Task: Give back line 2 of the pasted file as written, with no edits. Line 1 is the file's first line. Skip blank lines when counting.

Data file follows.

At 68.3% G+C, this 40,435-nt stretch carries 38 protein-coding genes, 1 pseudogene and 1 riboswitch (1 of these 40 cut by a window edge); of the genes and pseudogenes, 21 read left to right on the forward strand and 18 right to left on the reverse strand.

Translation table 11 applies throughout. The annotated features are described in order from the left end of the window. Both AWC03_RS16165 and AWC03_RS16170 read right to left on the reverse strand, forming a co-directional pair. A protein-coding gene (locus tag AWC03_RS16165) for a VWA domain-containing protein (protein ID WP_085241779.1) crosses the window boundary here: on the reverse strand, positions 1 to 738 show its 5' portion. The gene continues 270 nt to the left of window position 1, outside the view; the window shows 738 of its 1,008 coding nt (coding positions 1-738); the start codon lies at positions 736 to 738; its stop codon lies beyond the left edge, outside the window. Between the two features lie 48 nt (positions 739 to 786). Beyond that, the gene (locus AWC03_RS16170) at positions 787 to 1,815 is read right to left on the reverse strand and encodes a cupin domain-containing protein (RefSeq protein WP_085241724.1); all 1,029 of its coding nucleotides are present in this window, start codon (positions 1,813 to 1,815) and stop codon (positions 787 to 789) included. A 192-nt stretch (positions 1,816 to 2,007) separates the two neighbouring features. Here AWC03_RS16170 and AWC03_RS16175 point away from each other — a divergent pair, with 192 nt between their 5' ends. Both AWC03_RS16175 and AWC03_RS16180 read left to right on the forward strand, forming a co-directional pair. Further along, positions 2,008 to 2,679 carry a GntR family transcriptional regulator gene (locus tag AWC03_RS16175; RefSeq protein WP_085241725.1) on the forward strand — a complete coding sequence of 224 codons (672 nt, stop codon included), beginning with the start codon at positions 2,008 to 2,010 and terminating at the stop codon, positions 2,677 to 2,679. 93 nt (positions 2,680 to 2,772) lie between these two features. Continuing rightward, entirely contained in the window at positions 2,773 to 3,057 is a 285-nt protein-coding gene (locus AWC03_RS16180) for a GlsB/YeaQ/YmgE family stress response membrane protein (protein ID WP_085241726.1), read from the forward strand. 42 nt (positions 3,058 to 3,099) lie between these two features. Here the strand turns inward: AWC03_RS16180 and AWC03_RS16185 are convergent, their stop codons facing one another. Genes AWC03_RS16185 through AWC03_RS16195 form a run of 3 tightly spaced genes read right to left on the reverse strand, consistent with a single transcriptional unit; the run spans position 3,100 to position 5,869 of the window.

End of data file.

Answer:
Translation table 11 applies throughout. The annotated features are described in order from the left end of the window. Both AWC03_RS16165 and AWC03_RS16170 read right to left on the reverse strand, forming a co-directional pair. A protein-coding gene (locus tag AWC03_RS16165) for a VWA domain-containing protein (protein ID WP_085241779.1) crosses the window boundary here: on the reverse strand, positions 1 to 738 show its 5' portion. The gene continues 270 nt to the left of window position 1, outside the view; the window shows 738 of its 1,008 coding nt (coding positions 1-738); the start codon lies at positions 736 to 738; its stop codon lies beyond the left edge, outside the window. Between the two features lie 48 nt (positions 739 to 786). Beyond that, the gene (locus AWC03_RS16170) at positions 787 to 1,815 is read right to left on the reverse strand and encodes a cupin domain-containing protein (RefSeq protein WP_085241724.1); all 1,029 of its coding nucleotides are present in this window, start codon (positions 1,813 to 1,815) and stop codon (positions 787 to 789) included. A 192-nt stretch (positions 1,816 to 2,007) separates the two neighbouring features. Here AWC03_RS16170 and AWC03_RS16175 point away from each other — a divergent pair, with 192 nt between their 5' ends. Both AWC03_RS16175 and AWC03_RS16180 read left to right on the forward strand, forming a co-directional pair. Further along, positions 2,008 to 2,679 carry a GntR family transcriptional regulator gene (locus tag AWC03_RS16175; RefSeq protein WP_085241725.1) on the forward strand — a complete coding sequence of 224 codons (672 nt, stop codon included), beginning with the start codon at positions 2,008 to 2,010 and terminating at the stop codon, positions 2,677 to 2,679. 93 nt (positions 2,680 to 2,772) lie between these two features. Continuing rightward, entirely contained in the window at positions 2,773 to 3,057 is a 285-nt protein-coding gene (locus AWC03_RS16180) for a GlsB/YeaQ/YmgE family stress response membrane protein (protein ID WP_085241726.1), read from the forward strand. 42 nt (positions 3,058 to 3,099) lie between these two features. Here the strand turns inward: AWC03_RS16180 and AWC03_RS16185 are convergent, their stop codons facing one another. Genes AWC03_RS16185 through AWC03_RS16195 form a run of 3 tightly spaced genes read right to left on the reverse strand, consistent with a single transcriptional unit; the run spans position 3,100 to position 5,869 of the window.